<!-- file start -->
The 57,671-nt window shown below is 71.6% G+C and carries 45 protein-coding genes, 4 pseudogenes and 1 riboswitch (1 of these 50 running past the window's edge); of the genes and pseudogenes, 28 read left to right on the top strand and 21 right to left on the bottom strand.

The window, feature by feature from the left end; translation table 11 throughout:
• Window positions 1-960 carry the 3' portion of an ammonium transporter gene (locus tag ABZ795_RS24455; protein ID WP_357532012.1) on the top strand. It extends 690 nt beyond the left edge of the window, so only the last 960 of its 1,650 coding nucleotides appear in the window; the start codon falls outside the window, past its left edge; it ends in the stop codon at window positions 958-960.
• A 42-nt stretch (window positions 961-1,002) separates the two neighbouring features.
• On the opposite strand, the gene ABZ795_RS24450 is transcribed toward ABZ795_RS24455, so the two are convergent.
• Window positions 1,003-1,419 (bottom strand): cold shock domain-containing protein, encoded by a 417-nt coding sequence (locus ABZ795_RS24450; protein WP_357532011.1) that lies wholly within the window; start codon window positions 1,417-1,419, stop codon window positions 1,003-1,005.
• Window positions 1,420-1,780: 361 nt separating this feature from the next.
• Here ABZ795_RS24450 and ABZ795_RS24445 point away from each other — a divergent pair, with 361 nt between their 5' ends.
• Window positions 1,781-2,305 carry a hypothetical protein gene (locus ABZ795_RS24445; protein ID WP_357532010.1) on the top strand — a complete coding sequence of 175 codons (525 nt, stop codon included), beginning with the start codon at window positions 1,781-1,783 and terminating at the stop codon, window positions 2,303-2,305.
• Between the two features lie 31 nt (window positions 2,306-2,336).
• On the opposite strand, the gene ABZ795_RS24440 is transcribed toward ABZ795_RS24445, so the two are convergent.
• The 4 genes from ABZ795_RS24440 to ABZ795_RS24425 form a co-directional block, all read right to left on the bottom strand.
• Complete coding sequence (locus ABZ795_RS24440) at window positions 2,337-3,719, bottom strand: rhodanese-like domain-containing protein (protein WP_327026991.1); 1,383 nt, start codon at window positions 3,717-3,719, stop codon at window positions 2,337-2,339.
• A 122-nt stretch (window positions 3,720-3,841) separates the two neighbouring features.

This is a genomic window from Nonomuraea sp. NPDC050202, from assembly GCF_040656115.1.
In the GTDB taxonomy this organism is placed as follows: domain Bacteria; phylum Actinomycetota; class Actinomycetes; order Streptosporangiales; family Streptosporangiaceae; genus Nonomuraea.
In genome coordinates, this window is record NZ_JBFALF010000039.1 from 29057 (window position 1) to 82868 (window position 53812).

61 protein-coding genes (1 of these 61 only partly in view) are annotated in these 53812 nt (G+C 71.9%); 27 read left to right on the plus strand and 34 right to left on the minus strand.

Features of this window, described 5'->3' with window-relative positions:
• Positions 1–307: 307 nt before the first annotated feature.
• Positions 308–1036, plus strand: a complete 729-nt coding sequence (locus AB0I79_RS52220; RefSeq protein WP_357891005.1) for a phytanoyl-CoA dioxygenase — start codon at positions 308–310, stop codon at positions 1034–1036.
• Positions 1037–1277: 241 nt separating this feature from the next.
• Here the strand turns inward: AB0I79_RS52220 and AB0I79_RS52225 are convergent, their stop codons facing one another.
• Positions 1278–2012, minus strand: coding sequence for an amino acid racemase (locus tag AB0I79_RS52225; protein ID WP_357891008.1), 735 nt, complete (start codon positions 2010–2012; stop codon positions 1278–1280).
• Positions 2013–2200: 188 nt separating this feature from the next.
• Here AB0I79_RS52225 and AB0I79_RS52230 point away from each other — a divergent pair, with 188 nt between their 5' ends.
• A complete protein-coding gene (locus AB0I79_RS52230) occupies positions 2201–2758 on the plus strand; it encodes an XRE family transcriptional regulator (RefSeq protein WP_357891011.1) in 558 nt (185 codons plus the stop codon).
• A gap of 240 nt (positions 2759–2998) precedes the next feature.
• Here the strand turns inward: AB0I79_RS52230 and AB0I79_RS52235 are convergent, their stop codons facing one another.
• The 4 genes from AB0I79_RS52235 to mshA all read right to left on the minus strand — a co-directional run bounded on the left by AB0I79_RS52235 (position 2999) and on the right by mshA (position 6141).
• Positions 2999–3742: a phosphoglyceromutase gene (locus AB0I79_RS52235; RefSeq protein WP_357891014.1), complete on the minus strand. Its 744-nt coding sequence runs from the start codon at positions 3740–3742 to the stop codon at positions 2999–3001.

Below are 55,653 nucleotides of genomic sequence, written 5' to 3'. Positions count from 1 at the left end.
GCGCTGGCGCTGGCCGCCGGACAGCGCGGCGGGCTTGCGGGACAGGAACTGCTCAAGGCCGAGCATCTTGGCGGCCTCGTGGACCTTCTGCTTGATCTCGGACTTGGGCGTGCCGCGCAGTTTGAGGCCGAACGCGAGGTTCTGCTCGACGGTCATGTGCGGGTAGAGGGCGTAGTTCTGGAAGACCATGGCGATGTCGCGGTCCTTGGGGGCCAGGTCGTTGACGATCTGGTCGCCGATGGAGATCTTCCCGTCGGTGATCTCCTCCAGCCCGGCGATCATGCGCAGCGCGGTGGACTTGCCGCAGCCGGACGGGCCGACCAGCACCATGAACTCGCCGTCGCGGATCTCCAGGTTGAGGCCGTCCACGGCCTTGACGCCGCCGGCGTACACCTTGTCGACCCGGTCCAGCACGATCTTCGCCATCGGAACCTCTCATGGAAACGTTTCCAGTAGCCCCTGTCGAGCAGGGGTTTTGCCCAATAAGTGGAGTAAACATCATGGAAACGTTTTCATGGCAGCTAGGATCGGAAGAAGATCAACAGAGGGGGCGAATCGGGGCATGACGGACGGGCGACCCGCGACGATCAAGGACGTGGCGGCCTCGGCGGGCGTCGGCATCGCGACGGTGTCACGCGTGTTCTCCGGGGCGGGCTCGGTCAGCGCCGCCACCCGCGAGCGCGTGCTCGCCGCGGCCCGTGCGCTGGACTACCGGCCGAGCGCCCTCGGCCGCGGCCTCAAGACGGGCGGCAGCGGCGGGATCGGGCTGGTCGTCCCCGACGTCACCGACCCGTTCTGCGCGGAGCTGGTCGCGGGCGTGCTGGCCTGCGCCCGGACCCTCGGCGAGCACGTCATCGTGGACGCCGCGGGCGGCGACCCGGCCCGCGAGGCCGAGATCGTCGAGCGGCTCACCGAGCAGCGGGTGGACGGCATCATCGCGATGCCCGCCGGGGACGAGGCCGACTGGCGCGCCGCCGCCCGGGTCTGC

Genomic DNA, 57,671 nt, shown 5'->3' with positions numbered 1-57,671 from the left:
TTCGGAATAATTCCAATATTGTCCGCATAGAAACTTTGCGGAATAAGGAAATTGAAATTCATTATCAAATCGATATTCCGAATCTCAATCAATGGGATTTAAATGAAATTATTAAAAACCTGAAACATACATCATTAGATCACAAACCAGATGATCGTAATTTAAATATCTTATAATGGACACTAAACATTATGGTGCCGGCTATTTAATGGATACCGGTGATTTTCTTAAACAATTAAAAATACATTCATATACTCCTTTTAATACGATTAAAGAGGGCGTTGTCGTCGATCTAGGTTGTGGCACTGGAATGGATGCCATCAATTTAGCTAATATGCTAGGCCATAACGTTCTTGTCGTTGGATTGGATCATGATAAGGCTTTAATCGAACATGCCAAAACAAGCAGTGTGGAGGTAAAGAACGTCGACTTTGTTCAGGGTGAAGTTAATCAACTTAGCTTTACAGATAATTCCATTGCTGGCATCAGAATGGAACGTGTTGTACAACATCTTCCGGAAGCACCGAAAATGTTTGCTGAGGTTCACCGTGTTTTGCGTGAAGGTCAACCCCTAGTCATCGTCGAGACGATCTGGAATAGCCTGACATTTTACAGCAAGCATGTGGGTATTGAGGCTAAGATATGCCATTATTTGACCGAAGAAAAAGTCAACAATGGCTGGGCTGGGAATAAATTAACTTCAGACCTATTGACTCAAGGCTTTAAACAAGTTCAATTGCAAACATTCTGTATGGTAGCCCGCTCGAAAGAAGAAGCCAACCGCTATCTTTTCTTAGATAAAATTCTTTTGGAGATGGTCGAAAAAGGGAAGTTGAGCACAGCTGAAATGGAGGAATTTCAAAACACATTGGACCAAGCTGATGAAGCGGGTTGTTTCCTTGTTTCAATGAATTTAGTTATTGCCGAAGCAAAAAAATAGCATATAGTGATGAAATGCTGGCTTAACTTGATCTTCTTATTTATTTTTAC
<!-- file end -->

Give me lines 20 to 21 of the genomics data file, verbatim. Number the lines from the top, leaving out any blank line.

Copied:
• Positions 1–307: 307 nt before the first annotated feature.
• Positions 308–1036, plus strand: a complete 729-nt coding sequence (locus AB0I79_RS52220; RefSeq protein WP_357891005.1) for a phytanoyl-CoA dioxygenase — start codon at positions 308–310, stop codon at positions 1034–1036.